That is all good: the exception is persisted to the Event Log, but we now have failing code. The solution is to ensure that we only try to update the control when it is on the main/UI thread, and not on the worker thread. This is done in WPF by testing for (control.)Dispatcher.CheckAccess(). (Forms is certainly different, and Universal Apps and Silverlight might be different.) If it is true, then we are on the UI thread. If it is false, then we instantiate a new version of the delegate and call it on the UI thread via the Dispatcher, recursively calling back into the delegate implementation. WHA??!! I think your best bet is to set a breakpoint as I have shown here, and step into (F11) to understand what sequence it follows. You might notice that on subsequent executions, it is already on the UI thread. That feels weird, so maybe I did something wrong. I don’t think it matters, as the code works. And if you exit the app and start again, you’ll see it starts off again on the worker thread.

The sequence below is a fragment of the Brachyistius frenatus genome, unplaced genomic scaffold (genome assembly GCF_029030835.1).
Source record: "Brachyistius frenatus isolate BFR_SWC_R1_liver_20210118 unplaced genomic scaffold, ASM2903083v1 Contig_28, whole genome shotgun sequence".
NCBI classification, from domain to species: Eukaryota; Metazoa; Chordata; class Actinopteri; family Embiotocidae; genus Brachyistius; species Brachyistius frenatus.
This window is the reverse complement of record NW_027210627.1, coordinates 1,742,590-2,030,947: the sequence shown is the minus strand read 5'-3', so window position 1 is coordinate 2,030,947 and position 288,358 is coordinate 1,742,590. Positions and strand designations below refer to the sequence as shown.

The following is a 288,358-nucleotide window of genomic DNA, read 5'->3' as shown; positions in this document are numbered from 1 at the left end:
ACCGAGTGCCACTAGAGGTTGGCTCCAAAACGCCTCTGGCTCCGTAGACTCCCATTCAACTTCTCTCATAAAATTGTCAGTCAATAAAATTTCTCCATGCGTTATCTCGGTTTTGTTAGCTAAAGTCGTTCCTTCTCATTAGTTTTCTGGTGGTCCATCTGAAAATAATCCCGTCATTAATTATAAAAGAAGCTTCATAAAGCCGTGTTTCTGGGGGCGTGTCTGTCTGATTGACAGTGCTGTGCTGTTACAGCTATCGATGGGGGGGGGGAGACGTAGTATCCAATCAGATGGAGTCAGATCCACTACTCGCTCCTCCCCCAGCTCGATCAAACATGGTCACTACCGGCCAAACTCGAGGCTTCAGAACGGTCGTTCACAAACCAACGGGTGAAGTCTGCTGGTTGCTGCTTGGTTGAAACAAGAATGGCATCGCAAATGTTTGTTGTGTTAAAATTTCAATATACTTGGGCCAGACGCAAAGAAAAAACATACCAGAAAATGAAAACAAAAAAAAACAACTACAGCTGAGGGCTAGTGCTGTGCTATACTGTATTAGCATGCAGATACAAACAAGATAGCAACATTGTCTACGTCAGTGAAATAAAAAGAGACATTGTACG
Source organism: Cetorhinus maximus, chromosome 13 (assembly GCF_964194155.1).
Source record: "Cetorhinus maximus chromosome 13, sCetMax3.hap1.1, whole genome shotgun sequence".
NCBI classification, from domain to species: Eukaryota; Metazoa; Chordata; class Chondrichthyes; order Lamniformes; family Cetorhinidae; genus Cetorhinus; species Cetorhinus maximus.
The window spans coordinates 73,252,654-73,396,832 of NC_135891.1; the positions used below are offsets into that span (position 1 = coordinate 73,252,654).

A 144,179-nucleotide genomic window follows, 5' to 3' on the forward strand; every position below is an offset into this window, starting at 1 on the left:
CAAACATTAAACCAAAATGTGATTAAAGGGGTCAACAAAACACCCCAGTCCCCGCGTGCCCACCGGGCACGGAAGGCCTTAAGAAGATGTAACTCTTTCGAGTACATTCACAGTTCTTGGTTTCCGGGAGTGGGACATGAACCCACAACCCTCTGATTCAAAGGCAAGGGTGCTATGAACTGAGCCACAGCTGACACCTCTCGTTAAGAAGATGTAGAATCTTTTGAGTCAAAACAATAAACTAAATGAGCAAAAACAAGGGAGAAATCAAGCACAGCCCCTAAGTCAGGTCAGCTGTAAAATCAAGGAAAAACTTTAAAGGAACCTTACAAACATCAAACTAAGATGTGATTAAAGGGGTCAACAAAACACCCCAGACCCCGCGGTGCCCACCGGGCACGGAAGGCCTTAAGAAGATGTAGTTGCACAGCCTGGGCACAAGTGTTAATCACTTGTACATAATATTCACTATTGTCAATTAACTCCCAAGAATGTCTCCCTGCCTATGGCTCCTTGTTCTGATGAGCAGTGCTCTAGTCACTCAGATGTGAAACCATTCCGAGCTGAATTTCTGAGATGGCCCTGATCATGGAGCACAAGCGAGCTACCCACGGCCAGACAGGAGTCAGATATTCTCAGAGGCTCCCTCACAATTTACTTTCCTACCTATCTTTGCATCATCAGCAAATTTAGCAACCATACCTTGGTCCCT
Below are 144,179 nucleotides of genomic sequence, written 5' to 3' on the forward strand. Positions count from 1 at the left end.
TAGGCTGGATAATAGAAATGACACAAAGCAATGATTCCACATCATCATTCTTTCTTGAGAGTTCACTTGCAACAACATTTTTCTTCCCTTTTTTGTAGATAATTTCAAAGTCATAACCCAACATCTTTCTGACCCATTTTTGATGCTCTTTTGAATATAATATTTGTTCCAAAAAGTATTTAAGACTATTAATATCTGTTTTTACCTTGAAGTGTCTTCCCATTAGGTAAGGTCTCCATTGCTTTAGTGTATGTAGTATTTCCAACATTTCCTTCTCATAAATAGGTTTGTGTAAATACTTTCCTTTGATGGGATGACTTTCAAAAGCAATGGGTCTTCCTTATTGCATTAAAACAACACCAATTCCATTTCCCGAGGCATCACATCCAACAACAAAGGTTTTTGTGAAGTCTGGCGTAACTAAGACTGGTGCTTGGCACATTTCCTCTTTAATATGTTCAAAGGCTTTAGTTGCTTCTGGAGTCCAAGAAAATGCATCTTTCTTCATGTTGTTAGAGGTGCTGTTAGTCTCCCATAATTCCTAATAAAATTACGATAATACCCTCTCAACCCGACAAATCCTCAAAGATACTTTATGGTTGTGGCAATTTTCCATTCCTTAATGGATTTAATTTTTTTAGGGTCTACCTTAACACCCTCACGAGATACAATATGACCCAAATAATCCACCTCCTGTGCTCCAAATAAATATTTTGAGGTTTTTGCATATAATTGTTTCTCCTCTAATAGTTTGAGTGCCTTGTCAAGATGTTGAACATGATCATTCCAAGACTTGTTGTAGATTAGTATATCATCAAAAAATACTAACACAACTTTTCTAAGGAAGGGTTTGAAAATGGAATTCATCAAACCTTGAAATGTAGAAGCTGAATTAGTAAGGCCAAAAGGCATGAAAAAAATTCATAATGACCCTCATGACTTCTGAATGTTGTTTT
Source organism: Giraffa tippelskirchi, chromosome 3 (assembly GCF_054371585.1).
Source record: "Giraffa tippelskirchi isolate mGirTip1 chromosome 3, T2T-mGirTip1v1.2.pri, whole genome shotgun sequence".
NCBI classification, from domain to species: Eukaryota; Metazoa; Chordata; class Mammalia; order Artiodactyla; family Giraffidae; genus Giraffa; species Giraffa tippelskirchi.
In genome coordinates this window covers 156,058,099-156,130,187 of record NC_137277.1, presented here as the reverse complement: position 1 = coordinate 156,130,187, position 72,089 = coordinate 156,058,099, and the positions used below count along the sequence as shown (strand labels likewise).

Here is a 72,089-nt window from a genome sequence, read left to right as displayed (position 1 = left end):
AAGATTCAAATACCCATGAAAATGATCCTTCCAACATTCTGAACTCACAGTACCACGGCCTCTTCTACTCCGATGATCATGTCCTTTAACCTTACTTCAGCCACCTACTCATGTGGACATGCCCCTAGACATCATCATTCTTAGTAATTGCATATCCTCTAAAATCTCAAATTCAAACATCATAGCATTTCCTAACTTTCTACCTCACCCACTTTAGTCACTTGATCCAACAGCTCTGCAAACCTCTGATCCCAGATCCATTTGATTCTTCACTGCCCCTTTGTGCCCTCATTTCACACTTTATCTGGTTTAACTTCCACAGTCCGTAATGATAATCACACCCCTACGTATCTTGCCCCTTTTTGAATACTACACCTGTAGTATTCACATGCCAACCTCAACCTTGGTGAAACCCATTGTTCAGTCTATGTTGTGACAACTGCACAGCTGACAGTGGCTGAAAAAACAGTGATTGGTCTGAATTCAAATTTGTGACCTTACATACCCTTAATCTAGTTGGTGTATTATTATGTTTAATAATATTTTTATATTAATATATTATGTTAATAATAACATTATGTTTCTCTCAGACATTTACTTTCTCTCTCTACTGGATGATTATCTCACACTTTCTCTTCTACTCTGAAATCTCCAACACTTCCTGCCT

The result:


, and the code:


There is nothing in here that justifies the use of asynchronous behaviour. You will just have to take my word that when you do have a use-case, this will help.

Visual Studio: diagnostics

I am a fan of the debugger in Visual Studio. For a number of years now, I have seen the Intellitrace window appear more as an irritant… because I knew nothing about it. So today I took the trouble to watch the VS-embedded video on this. And it sounds promising, particularly the ability to run Intellitrace on a machine that does not have VS, and to collect the data for subsequent analysis on a machine that does.

The diagnostics section of the MSDN blog:

Channel 9 Visual Studio videos, including the Intellitrace one.

Snippets: C# console app

If I want to play with some ideas in C# that don’t involve a GUI but where you want some console output, then that’s obviously a use-case for the Console Application template in Visual Studio… but it’s not quite as I like. THIS is as I like: